An audit completed by DBPR found that in some instances there were weaknesses in the post-event tax collection process on behalf of the Florida State Boxing Commission (FSBC). As a result, I am unable to provide you with tax information regarding concessions for the UFC's June 2012 event. At this time, all other information you requested is available and attached.

UFC on FOX 11, April 19, 2014

Broadcast, Television

Tickets

Souvenirs, Programs, Concessions

Payout

$2,272,000

$1,553,737.50

$522,383.35

$974,000

Bellator 72 July 20, 2012

Broadcast, Television

Tickets

Souvenirs, Programs, Concessions

Payout

$35,000

$54,686.76

$2,758.52

$252,750

Bellator 80 November 9. 2012

Broadcast, Television

Tickets

Souvenirs, Programs, Concessions

Payout

$35,000

$38.372.36

$1,472.78

$214,000

Bellator 94 March 28, 2013

Broadcast, Television

Tickets

Souvenirs, Programs, Concessions

Payout

$112,973

$74,356.00

$5,926.22

$216,500

WSOF 6, October 26, 2013

Broadcast, Television

Tickets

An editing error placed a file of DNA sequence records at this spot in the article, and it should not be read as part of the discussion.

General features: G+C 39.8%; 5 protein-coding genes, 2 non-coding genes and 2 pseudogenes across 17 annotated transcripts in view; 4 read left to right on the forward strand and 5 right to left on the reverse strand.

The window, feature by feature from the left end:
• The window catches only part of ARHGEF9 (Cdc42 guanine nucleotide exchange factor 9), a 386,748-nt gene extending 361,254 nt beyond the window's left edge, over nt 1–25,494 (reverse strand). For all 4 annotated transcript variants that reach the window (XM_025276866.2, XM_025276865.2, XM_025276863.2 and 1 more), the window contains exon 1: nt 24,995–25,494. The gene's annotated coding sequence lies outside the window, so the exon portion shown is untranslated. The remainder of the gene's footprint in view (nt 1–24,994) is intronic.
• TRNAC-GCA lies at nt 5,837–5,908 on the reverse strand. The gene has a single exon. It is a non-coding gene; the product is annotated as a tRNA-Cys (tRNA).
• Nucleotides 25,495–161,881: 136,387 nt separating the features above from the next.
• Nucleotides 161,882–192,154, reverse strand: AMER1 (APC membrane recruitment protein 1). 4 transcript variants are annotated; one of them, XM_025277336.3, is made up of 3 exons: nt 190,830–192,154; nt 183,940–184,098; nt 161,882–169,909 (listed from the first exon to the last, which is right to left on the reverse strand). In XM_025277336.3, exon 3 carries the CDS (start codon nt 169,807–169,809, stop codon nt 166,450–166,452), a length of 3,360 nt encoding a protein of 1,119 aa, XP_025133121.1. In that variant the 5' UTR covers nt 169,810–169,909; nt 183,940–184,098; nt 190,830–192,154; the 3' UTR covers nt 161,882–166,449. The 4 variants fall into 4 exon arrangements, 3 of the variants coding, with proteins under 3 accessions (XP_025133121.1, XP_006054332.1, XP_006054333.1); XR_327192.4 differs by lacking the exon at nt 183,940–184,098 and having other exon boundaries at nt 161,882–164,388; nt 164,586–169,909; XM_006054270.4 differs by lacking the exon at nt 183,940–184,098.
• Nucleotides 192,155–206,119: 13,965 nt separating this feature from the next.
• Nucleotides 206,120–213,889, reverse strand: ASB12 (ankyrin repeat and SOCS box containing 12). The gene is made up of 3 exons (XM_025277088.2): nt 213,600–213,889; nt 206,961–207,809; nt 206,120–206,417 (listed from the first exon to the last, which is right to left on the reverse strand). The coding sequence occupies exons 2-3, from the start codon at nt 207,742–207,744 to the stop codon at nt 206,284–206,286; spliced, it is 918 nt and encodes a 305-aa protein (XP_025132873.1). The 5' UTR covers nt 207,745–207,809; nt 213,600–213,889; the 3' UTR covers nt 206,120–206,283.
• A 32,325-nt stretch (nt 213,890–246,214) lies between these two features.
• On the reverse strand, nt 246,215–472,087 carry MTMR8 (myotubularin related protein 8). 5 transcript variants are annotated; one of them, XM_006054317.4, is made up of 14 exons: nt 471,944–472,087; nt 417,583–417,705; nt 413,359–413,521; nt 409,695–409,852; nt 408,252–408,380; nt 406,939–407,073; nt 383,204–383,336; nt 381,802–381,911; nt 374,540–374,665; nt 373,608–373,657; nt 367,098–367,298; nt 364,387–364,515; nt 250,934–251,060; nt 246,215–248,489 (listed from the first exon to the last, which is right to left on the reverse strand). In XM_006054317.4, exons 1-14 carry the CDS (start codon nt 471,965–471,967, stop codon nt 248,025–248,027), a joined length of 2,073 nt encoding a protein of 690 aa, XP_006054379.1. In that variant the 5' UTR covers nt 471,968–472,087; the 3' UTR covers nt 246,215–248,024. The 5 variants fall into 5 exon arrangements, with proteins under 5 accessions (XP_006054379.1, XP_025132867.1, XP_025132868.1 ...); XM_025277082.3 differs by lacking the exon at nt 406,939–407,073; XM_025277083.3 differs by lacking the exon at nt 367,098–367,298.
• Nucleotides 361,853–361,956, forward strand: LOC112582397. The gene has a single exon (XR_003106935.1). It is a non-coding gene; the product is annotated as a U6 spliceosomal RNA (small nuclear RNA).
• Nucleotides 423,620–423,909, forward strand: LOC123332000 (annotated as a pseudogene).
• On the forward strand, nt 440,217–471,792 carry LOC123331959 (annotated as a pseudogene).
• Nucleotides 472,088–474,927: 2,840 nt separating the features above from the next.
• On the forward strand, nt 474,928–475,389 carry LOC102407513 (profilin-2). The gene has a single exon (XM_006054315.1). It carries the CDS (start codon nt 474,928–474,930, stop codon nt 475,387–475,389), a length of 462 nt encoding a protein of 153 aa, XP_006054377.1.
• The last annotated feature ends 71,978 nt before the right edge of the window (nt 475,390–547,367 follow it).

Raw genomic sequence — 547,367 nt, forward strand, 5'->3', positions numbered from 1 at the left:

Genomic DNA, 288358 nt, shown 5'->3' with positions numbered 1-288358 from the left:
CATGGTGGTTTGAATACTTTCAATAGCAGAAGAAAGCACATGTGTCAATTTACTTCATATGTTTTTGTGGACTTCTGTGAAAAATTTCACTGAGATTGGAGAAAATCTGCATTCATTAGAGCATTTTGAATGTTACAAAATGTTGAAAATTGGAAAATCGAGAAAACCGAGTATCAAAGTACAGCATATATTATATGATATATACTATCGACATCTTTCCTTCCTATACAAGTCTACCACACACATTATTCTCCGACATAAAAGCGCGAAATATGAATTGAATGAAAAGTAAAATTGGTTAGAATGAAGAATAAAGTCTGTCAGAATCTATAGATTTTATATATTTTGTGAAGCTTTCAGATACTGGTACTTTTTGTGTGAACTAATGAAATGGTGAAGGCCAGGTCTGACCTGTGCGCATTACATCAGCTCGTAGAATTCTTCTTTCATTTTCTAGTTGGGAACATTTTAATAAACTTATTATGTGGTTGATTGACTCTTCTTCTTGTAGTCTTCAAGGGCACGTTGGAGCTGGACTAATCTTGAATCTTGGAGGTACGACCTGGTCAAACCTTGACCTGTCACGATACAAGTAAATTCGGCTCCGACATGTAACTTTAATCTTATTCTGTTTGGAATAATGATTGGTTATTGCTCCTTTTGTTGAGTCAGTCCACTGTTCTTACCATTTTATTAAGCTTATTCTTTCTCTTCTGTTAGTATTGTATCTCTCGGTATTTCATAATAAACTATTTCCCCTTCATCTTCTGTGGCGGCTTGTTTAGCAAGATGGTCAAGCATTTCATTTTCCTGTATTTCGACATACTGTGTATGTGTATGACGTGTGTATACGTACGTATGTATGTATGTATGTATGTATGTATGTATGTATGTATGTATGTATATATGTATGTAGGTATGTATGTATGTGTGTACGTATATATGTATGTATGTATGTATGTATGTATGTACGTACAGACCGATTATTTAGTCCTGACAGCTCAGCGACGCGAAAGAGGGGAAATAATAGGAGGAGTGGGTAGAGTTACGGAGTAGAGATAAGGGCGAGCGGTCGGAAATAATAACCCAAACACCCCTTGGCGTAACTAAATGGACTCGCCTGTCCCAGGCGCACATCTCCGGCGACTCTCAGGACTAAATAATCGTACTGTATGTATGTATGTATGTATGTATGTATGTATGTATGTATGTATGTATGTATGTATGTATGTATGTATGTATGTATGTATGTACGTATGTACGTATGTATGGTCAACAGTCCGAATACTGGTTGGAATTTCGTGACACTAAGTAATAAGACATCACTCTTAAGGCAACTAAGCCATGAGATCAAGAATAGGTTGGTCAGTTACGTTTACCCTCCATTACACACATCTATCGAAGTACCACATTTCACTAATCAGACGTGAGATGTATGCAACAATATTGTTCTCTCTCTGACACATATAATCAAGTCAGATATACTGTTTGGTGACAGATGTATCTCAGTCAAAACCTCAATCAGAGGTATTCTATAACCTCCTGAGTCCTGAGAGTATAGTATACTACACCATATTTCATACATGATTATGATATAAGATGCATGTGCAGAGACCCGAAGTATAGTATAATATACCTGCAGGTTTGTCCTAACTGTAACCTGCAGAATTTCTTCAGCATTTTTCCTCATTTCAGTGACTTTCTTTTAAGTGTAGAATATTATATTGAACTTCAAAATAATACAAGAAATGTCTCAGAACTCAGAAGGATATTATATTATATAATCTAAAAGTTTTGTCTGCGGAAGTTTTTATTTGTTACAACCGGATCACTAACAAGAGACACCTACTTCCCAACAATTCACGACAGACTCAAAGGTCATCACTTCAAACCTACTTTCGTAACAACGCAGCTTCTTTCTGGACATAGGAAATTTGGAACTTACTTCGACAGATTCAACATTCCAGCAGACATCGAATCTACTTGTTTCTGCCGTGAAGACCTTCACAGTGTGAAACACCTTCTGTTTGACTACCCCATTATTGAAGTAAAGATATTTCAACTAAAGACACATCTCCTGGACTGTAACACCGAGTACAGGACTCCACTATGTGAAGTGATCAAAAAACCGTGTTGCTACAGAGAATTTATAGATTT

Souvenirs, Programs, Concessions

Payout

0**

$30,611.96

0

$278,000

** A letter from NBC Sports addressed to Andy Foster of the California State Athletic Commission details the broadcast agrement between the network and World Series of Fighting:

Per the request of the Executive officer of the California Athletic Commission, this letter confirms that NBC Sports Network and World Series of Fighting have a signed TV Network Barter agreement for $0 ending in 2015.

WSOF 8, January 18, 2014

Broadcast, Television

Tickets

Souvenirs, Programs, Concessions

Payout

0**

$61,437

0

$257,000

Strikeforce: Miami, January  30, 2010

Broadcast, Television

Tickets

Souvenirs, Programs, Concessions

Payout

$700,000

$301,424.60

$8,003

$469,600

Top Rank Boxing: Cotto Vs Rodriguez on HBO, October 5, 2013

Broadcast, Television

Tickets

Souvenirs, Programs, Concessions

Payout

$800,000***

$561,697.60

$341,131.01

$2,514,700

***No amount for the broadcast, television or motion picture rights is given, although $40,000, the maximum tax, has been entered as the paid tax. This would represent a broadcast or television fee from HBO of no less than $800,000 (5% of which is $40,000) but I've been told that a license fee for as much as $3 million would not be surprising for such a card.

Golden Boy Live: Charlo-Rodriguez,  October 14, 2013

Broadcast, Television

Tickets

Souvenirs, Programs, Concessions

Payout

$22,500

$16,056.48

$35,575.34

$63.500

Golden Boy Live: Tarver-Sheppard, November 26, 2013

Broadcast, Television

Ticket

Souvenirs, Programs, Concessions

Payout

$22,500

$36,632

0

$94,650

With HB 775 now in effect it might be some time before we have such transparency with regards to what a promoter is bringing in for an event.